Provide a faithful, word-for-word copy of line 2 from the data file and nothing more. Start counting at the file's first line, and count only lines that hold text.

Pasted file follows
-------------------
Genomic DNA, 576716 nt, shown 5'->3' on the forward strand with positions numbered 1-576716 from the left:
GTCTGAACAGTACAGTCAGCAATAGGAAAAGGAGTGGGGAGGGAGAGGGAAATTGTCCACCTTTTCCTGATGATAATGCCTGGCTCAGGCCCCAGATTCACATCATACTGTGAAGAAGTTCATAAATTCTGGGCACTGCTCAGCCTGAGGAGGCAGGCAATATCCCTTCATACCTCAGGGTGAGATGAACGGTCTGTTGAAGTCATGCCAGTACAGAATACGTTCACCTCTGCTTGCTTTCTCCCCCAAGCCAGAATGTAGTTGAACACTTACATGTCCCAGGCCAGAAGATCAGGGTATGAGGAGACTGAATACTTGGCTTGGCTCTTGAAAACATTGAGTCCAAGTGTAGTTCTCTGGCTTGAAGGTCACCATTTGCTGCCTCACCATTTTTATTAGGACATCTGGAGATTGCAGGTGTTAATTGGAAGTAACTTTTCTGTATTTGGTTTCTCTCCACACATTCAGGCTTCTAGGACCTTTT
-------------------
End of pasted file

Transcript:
GTCTGAACAGTACAGTCAGCAATAGGAAAAGGAGTGGGGAGGGAGAGGGAAATTGTCCACCTTTTCCTGATGATAATGCCTGGCTCAGGCCCCAGATTCACATCATACTGTGAAGAAGTTCATAAATTCTGGGCACTGCTCAGCCTGAGGAGGCAGGCAATATCCCTTCATACCTCAGGGTGAGATGAACGGTCTGTTGAAGTCATGCCAGTACAGAATACGTTCACCTCTGCTTGCTTTCTCCCCCAAGCCAGAATGTAGTTGAACACTTACATGTCCCAGGCCAGAAGATCAGGGTATGAGGAGACTGAATACTTGGCTTGGCTCTTGAAAACATTGAGTCCAAGTGTAGTTCTCTGGCTTGAAGGTCACCATTTGCTGCCTCACCATTTTTATTAGGACATCTGGAGATTGCAGGTGTTAATTGGAAGTAACTTTTCTGTATTTGGTTTCTCTCCACACATTCAGGCTTCTAGGACCTTTT